- Online Marketing
PCMag.com published a great article (from one perspective) about putting too much weight on social media, and the unfounded fears that go along with it as they relate to traditional search.
There is a buzz in the news about Larry Page’s threat to his employees that they will lose 25 percent of their bonuses if they do not get their act together regarding social media. I’ll avoid commenting on the concept of threatening employees as a management tool and let Larry find out for himself that it’s not a good idea. Instead, let me cut straight to the crux of all this.
Google is scared to death that Facebook will somehow eat its lunch. And the main fear is that a social media-based search can eventually usurp a conventional search engine. That’s what this is all about.
We’ve been hearing about social media-enhanced search everywhere. The premise is that you’ll be able to use your friends as some sort of search resource that would be many times better than the “slapdash” results you get from Google.
This is just bullcrap.
First of all, as a mental exercise, let’s just take Google and all search engines and destroy them. Now ask your friends to find something for you and see how far you get.
I suppose they could get some results by combing through various directories, but the bulk of navigation within the confines of the Web is done through search engines with their crawlers and bots. I don’t see anything changing that. Let’s be serious.
Returning Google CEO Larry Page, right, shown with co-founder Sergey Brin in 2004, aims to restore the sense of urgency and innovation that drove the company’s earlier successes, analysts say. (John MacDougall, AFP/Getty Images / October 7, 2004)
The Larry Page era has officially begun — with a management shake-up.
Just days after returning as Google Inc.’s chief executive, Page swiftly set the tone for how he would run the Internet search giant with a major reorganization of his management team.
Page is trying to restore the sense of urgency and innovation that drove Google’s prior successes, analysts said. The reorganization also puts him firmly in charge of the world’s largest Internet company in much the same way Steve Jobs runs Apple Inc.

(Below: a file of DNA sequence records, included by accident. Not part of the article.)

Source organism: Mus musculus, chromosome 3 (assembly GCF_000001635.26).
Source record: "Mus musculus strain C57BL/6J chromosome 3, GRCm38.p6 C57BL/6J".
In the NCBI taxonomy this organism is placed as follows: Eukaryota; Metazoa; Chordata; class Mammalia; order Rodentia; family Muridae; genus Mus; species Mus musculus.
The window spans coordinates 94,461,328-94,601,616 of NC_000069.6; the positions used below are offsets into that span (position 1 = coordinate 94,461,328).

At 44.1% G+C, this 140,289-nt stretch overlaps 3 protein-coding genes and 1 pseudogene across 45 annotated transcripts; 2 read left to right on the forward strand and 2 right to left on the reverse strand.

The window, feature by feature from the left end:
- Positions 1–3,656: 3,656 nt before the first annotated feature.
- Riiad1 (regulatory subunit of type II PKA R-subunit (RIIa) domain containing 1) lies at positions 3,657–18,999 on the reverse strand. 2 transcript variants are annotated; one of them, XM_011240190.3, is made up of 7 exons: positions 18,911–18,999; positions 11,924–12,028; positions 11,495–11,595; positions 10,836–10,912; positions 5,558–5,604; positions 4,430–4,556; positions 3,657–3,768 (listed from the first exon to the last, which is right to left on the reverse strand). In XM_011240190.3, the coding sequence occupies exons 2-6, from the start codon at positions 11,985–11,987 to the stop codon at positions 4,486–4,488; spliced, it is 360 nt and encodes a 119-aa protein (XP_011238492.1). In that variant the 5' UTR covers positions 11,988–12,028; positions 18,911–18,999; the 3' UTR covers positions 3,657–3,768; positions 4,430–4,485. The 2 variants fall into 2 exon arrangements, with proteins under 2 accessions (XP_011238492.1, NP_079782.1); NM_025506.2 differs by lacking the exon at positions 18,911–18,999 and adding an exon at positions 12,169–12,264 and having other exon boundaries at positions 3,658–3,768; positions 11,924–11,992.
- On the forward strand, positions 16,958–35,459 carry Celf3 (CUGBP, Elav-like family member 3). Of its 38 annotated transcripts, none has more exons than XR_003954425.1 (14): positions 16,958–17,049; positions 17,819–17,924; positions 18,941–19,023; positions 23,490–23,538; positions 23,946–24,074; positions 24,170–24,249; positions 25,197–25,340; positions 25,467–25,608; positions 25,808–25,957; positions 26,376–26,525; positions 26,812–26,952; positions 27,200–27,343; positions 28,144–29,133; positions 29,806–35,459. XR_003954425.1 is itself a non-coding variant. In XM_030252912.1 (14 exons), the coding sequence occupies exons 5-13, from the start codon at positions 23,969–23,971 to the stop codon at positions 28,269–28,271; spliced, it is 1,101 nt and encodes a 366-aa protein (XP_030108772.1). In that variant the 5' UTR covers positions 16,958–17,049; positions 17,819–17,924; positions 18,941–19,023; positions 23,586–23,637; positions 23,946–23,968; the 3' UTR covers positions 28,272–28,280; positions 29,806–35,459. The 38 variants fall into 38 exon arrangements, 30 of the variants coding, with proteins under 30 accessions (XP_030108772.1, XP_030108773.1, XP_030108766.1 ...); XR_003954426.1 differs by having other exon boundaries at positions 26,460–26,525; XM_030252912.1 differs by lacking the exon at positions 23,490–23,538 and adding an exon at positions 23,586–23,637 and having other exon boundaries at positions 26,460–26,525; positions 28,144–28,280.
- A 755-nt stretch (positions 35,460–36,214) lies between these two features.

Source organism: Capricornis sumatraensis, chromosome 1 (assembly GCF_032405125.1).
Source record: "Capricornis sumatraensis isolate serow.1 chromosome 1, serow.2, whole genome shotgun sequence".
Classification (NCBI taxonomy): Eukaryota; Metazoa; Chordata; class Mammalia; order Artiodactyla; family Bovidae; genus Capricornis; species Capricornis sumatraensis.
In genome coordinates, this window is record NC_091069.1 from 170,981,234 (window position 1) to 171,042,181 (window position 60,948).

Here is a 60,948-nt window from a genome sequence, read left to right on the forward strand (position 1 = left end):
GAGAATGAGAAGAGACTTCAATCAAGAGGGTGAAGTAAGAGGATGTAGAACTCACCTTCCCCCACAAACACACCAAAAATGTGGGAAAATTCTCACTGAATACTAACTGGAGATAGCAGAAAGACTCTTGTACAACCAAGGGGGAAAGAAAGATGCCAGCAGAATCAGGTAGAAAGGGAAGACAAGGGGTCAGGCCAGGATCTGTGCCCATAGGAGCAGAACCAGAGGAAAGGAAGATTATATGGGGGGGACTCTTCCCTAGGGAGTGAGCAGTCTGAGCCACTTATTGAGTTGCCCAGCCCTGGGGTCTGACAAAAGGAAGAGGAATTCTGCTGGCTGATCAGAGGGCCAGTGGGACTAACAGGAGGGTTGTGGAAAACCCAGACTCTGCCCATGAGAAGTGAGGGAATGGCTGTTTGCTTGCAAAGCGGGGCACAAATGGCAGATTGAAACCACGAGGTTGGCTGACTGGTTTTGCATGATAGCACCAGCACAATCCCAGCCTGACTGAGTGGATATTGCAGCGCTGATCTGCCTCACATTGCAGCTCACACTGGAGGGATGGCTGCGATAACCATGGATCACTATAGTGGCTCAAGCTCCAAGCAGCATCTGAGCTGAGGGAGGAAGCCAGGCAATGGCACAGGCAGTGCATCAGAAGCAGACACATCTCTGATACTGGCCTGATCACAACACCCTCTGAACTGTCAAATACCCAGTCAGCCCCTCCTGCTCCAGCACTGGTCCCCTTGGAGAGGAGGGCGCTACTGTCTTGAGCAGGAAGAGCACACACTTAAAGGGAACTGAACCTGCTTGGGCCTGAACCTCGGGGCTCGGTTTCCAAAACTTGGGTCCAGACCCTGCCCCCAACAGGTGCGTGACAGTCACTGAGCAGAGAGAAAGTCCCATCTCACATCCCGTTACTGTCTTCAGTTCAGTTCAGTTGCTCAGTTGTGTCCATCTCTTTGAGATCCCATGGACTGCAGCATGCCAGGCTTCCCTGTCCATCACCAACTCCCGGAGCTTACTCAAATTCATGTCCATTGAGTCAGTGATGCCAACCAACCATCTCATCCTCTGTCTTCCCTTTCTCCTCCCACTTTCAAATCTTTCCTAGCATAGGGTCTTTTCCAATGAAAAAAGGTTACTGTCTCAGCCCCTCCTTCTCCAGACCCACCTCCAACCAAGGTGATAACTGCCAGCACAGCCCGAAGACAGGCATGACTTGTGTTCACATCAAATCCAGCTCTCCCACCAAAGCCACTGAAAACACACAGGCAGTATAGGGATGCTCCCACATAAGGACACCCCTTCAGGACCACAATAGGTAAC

“Larry’s coming out of the gate blazing,” said BGC Partners analyst Colin Gillis.
The 38-year-old co-founder promoted seven executives to run Google’s most important divisions. They will report directly to him in an effort to cut out bureaucracy and speed up decision making.
Page reorganized his management team the same week that Jonathan Rosenberg, a senior vice president who oversaw four of the executives, said he would leave Google.
Some analysts said Page was taking a much-needed step to reinvigorate Google as it faces mounting competition from nimble rivals for users and advertising dollars.
Page is also shaking up Google’s rank and file. He plans to tie 25% of employee annual bonuses to the success of Google’s social networking initiatives.
“He’s clearly not just going to be Eric Schmidt 2.0,” Gillis said.
Page was Google’s first chief executive before handing the reins to Schmidt in 2001 when the company was a barely profitable start-up with 200 employees. The pair, along with co-founder Sergey Brin, ran the company in an unusual power-sharing agreement, and for years Page called the shots on Google’s most important product initiatives.
On Monday, Page began calling all the shots for the company, which now generates nearly $30 billion in annual revenue and has more than 24,000 employees.
“Larry’s decisions will be under the microscope over the next year or two, but it will be a while before we can really judge him on his ability to run the company,” said John Lutz, senior research analyst with Frost Investment Advisors, which owns Google shares.
The promotions signal which areas will be a priority for Page. The executives Page elevated to senior vice president include Andy Rubin, who is in charge of Android mobile phone software; Salar Kamangar, who runs YouTube and video; Sundar Pichai, head of the Chrome Web browser and operating system; and Vic Gundotra, who is focused on Google’s social networking strategy to compete with a wave of young Web companies, most notably Facebook Inc.
Google seeing the value of Social Media might just be what it takes to get SMBs on board.
Google is known for being a trend-setting company that’s usually ahead of tech trends. The company has hit almost all the bases right with mobile (Android), search, shopping, mail, and so on, but the one thing it just can’t seem to wrap its head around is this social media thing. Google has tried time and again to jump on the social media bandwagon but has failed repeatedly with attempts like Google Wave and Google Buzz. However, Google’s new CEO, Larry Page, is set to change that, whether his employees like it or not.
Page sent out a company-wide memo Friday that surely led to unanimous sighs coming from employees. These aren’t sighs of relief we’re talking about. The memo alerted Googlers that 25 percent of their annual bonus will now be based on the success or failure of Google’s social strategy this year.
Last fall, Google gave all of its employees a 10-percent raise, and a $1,000 bonus as a way to move away from bonuses that were being based on an annual company multiplier. Google had been giving bonuses where the amount was multiplied by a number that was based on the company’s performance overall. However, that’s all changing in 2011 depending on how well Google does in the social media market. The multiplier will be between 0.75 and 1.25 according to the results.